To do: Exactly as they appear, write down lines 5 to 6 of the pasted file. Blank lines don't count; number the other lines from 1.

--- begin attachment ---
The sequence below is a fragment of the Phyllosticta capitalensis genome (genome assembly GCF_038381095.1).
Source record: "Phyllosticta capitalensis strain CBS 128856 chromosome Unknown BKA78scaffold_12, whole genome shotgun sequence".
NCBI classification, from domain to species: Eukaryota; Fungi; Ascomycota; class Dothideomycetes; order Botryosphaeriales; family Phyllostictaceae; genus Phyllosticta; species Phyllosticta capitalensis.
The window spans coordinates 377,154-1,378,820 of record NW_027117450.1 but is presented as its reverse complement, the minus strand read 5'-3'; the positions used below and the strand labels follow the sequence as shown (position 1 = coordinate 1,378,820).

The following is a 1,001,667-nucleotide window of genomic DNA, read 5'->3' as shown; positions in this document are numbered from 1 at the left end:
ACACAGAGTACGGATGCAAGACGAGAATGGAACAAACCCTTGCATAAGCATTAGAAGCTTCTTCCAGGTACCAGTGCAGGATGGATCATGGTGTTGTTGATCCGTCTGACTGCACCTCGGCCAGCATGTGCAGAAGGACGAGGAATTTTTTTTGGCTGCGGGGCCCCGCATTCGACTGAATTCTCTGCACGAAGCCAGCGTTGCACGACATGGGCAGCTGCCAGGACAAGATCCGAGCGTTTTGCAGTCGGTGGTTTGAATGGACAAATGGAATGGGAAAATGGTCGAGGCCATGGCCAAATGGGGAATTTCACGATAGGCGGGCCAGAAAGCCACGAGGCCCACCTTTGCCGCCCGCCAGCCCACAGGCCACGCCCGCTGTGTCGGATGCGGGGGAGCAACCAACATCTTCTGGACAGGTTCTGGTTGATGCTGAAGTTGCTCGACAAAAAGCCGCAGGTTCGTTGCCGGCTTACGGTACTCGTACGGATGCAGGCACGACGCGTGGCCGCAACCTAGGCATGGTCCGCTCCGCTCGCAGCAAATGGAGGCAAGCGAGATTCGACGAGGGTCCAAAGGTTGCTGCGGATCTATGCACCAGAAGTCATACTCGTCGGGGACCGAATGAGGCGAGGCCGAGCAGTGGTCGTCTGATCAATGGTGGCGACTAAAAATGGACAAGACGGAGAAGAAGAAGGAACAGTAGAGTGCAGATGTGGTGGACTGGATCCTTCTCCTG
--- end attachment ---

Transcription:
The following is a 1,001,667-nucleotide window of genomic DNA, read 5'->3' as shown; positions in this document are numbered from 1 at the left end:
ACACAGAGTACGGATGCAAGACGAGAATGGAACAAACCCTTGCATAAGCATTAGAAGCTTCTTCCAGGTACCAGTGCAGGATGGATCATGGTGTTGTTGATCCGTCTGACTGCACCTCGGCCAGCATGTGCAGAAGGACGAGGAATTTTTTTTGGCTGCGGGGCCCCGCATTCGACTGAATTCTCTGCACGAAGCCAGCGTTGCACGACATGGGCAGCTGCCAGGACAAGATCCGAGCGTTTTGCAGTCGGTGGTTTGAATGGACAAATGGAATGGGAAAATGGTCGAGGCCATGGCCAAATGGGGAATTTCACGATAGGCGGGCCAGAAAGCCACGAGGCCCACCTTTGCCGCCCGCCAGCCCACAGGCCACGCCCGCTGTGTCGGATGCGGGGGAGCAACCAACATCTTCTGGACAGGTTCTGGTTGATGCTGAAGTTGCTCGACAAAAAGCCGCAGGTTCGTTGCCGGCTTACGGTACTCGTACGGATGCAGGCACGACGCGTGGCCGCAACCTAGGCATGGTCCGCTCCGCTCGCAGCAAATGGAGGCAAGCGAGATTCGACGAGGGTCCAAAGGTTGCTGCGGATCTATGCACCAGAAGTCATACTCGTCGGGGACCGAATGAGGCGAGGCCGAGCAGTGGTCGTCTGATCAATGGTGGCGACTAAAAATGGACAAGACGGAGAAGAAGAAGGAACAGTAGAGTGCAGATGTGGTGGACTGGATCCTTCTCCTG